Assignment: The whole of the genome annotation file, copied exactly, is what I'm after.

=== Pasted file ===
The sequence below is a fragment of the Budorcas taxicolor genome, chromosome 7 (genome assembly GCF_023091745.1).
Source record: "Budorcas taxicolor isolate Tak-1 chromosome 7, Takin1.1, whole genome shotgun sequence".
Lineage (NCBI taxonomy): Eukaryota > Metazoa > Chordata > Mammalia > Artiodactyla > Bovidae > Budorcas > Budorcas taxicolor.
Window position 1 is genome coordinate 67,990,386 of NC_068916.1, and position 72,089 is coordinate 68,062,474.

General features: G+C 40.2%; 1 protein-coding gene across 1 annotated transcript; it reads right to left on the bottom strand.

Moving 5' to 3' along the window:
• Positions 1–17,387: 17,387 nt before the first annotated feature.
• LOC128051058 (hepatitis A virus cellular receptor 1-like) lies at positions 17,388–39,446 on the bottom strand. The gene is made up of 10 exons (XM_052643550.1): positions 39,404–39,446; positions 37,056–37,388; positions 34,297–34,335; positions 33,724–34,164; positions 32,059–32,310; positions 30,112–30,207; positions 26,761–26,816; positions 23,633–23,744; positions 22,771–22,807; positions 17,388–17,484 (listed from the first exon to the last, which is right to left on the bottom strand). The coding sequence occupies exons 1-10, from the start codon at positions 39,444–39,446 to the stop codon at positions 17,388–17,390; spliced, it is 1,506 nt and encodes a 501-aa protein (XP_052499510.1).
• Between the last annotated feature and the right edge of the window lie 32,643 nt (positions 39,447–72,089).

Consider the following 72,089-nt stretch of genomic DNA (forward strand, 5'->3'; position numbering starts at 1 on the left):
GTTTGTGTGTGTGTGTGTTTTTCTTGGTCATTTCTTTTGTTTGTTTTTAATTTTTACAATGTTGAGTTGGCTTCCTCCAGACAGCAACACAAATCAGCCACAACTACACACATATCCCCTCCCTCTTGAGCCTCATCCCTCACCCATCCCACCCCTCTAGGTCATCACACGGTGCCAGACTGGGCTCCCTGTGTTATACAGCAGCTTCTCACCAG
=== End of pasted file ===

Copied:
The sequence below is a fragment of the Budorcas taxicolor genome, chromosome 7 (genome assembly GCF_023091745.1).
Source record: "Budorcas taxicolor isolate Tak-1 chromosome 7, Takin1.1, whole genome shotgun sequence".
Lineage (NCBI taxonomy): Eukaryota > Metazoa > Chordata > Mammalia > Artiodactyla > Bovidae > Budorcas > Budorcas taxicolor.
Window position 1 is genome coordinate 67,990,386 of NC_068916.1, and position 72,089 is coordinate 68,062,474.

General features: G+C 40.2%; 1 protein-coding gene across 1 annotated transcript; it reads right to left on the bottom strand.

Moving 5' to 3' along the window:
• Positions 1–17,387: 17,387 nt before the first annotated feature.
• LOC128051058 (hepatitis A virus cellular receptor 1-like) lies at positions 17,388–39,446 on the bottom strand. The gene is made up of 10 exons (XM_052643550.1): positions 39,404–39,446; positions 37,056–37,388; positions 34,297–34,335; positions 33,724–34,164; positions 32,059–32,310; positions 30,112–30,207; positions 26,761–26,816; positions 23,633–23,744; positions 22,771–22,807; positions 17,388–17,484 (listed from the first exon to the last, which is right to left on the bottom strand). The coding sequence occupies exons 1-10, from the start codon at positions 39,444–39,446 to the stop codon at positions 17,388–17,390; spliced, it is 1,506 nt and encodes a 501-aa protein (XP_052499510.1).
• Between the last annotated feature and the right edge of the window lie 32,643 nt (positions 39,447–72,089).

Consider the following 72,089-nt stretch of genomic DNA (forward strand, 5'->3'; position numbering starts at 1 on the left):
GTTTGTGTGTGTGTGTGTTTTTCTTGGTCATTTCTTTTGTTTGTTTTTAATTTTTACAATGTTGAGTTGGCTTCCTCCAGACAGCAACACAAATCAGCCACAACTACACACATATCCCCTCCCTCTTGAGCCTCATCCCTCACCCATCCCACCCCTCTAGGTCATCACACGGTGCCAGACTGGGCTCCCTGTGTTATACAGCAGCTTCTCACCAG